Back then, Davin says, it was difficult to create a custom seating system for this particular patient because of his specific needs. With today’s mixed medium approach, however, Davin says her patient could have been easily fitted with a custom seating system that could accommodate his deformities, asymmetries, and contractures while providing pressure relief for areas that are most problematic.

“Essentially, it is imperative that we, as therapists, provide our clients with the stability, foundation, and support they require within a seating system, while attempting to minimize or reduce the presence of friction and shear forces as much as possible to prevent skin breakdown,” Davin says.

One cushion currently on the market is made of a medium-firm density, which provides not only a firm foundation on which a patient’s femurs can rest, but also a solid foundation on which to place the board for transfer. Davin points out one advantage of this design is that near the rear of the cushion, within the seat well, are multiple air cells that create a pressure-relieving seat.

Other cushion designs include a foam/fluid combination or a foam/air combination, depending on what the client and therapist prefer. Davin describes these designs as relatively lightweight, weighing only 4.5 pounds with a fluid insert and 2.9 pounds with an air insert instead of the 6 or 7 pounds of gel cushion previously used.

According to Sweet-Michaels, in the past 4 years or so, she has seen cushions on the market become more contoured. This, she says, is an effort to try to get more support from the tissue surrounding the weight-bearing bones. The cushions also come around the sides of the thighs to try to maintain the alignment of the femur, provide an effective weight-bearing surface, and distribute the pressure over the broadest area possible.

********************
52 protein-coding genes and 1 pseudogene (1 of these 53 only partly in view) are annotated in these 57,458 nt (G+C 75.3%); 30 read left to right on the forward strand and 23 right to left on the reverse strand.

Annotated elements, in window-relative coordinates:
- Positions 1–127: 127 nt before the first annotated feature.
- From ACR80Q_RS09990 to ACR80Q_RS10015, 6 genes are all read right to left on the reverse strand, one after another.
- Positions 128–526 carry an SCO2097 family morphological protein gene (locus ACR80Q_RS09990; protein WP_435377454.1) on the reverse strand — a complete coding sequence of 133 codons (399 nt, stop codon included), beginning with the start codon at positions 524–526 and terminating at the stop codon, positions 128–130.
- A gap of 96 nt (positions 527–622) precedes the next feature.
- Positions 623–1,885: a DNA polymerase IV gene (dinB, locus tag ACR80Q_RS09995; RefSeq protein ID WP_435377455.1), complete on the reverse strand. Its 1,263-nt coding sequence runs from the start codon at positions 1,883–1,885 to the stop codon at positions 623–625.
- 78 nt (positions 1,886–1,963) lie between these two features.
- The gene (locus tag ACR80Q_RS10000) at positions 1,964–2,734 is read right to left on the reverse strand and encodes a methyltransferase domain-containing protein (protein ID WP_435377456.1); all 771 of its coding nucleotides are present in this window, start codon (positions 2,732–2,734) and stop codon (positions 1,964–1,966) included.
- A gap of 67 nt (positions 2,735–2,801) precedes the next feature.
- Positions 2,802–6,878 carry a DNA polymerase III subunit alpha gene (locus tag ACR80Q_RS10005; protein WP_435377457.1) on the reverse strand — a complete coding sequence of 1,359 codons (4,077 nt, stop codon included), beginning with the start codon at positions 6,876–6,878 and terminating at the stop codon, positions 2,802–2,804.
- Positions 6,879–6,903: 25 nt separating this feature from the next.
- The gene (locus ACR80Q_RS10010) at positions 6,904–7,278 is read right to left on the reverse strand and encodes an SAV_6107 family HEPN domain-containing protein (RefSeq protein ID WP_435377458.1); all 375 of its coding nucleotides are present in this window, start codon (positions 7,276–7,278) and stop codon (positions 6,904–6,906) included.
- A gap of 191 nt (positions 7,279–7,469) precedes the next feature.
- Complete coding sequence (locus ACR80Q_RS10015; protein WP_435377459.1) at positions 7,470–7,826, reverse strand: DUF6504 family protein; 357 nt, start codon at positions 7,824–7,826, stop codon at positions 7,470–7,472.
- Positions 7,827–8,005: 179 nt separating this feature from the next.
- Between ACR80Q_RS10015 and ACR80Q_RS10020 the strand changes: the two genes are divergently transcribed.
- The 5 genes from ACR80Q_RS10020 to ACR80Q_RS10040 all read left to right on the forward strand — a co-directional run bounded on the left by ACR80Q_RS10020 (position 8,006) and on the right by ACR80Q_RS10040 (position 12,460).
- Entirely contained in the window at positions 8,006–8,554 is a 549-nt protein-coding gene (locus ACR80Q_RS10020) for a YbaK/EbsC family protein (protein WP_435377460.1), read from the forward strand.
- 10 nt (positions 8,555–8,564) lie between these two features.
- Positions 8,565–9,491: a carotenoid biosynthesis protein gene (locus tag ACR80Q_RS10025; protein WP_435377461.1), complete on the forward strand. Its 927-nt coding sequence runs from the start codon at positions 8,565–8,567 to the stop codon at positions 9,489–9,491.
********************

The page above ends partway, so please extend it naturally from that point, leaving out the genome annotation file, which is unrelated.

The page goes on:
In order to determine the best customized combination of seating and mobility products, Sweet-Michaels says therapists must perform a thorough evaluation before ordering the chair. The pelvis is of the utmost importance in this evaluation, Davin adds, since it is the key point of control and the foundation for the individual. A minor adjustment at the pelvis will often mean great changes to the trunk, cervical region, and extremities.

According to Davin, pressure mapping can play a key role in the assessment and evaluation process when ordering a customized wheelchair. It may also help the therapist gain a better understanding of the client’s presentation, not only about the current cushion or seating system, but also to help select or create a new system.

Davin also points out pressure mapping may frequently be more beneficial as a tool to determine what should not be used rather than what should be used. It may not reveal a strong indicator of what will work, she says, but pressure mapping can help to eliminate options that may not serve the client well. Furthermore, Davin says, while therapists cannot remove pressure from an individual, pressure mapping can be used as a guide to determine how pressure can be redistributed to best suit the client.

“Pressure mapping is also a valuable tool to use within the client education realm,” Davin explains. “When educating a client on the performance of manual pressure shifts or the use of tilt systems, etc to perform pressure shifts, a pressure mapping system can give them immediate and accurate feedback about how successful the individual’s pressure shifts are.”

The downside of purchasing a pressure mapping system to use for evaluations, Davin notes, is the cost and overhead of the units, which some facilities may consider too costly.